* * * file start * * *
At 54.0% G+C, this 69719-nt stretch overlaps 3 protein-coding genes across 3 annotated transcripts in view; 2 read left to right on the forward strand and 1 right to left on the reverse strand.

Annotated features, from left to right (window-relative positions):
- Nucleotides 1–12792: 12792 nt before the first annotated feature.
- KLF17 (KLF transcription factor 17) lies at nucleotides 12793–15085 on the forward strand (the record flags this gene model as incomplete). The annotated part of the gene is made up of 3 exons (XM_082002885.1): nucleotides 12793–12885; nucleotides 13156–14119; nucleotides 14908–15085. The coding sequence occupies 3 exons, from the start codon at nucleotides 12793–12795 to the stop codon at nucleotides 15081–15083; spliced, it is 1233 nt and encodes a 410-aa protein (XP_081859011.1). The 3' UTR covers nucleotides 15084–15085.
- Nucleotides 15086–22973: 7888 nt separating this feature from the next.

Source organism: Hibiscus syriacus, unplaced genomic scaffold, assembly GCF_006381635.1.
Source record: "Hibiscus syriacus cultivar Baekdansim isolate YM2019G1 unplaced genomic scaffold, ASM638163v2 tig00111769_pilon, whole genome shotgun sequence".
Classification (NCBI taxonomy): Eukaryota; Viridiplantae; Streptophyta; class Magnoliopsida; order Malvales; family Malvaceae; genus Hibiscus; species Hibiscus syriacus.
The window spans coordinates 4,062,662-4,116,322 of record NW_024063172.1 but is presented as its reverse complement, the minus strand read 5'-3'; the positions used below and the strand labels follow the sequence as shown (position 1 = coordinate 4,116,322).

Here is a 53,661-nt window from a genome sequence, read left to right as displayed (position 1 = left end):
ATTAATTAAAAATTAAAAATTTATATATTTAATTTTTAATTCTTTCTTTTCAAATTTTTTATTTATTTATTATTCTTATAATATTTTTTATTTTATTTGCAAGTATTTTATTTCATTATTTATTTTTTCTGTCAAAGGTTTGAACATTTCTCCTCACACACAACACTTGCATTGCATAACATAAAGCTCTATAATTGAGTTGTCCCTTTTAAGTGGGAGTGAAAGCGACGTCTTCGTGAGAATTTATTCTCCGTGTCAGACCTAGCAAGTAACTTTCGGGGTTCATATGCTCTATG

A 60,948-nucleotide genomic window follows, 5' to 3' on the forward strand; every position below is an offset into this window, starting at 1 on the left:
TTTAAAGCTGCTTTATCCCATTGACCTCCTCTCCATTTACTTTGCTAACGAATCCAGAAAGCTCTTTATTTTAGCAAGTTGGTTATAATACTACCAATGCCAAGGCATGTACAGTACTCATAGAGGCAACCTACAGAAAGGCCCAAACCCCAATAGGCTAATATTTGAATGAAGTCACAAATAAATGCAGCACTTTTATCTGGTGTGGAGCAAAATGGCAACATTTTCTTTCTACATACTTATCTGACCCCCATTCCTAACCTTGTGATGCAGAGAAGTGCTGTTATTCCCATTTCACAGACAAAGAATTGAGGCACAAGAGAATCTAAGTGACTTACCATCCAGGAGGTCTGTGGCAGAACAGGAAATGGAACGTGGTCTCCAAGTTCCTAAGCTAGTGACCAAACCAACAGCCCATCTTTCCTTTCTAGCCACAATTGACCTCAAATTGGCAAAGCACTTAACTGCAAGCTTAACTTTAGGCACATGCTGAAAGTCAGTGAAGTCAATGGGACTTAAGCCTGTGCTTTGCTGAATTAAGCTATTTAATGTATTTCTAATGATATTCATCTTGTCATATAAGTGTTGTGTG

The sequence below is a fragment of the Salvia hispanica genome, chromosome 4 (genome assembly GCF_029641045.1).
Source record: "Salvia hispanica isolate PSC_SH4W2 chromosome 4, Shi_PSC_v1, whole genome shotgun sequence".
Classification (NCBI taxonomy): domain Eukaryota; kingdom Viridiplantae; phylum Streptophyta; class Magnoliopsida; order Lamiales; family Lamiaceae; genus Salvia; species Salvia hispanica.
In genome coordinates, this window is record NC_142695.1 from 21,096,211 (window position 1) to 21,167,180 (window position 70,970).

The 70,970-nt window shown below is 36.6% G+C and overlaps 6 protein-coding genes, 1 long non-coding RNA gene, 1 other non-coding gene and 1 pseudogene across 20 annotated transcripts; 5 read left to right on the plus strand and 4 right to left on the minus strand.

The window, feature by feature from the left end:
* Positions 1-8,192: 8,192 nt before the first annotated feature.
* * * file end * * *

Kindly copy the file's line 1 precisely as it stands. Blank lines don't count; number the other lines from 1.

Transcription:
At 54.0% G+C, this 69719-nt stretch overlaps 3 protein-coding genes across 3 annotated transcripts in view; 2 read left to right on the forward strand and 1 right to left on the reverse strand.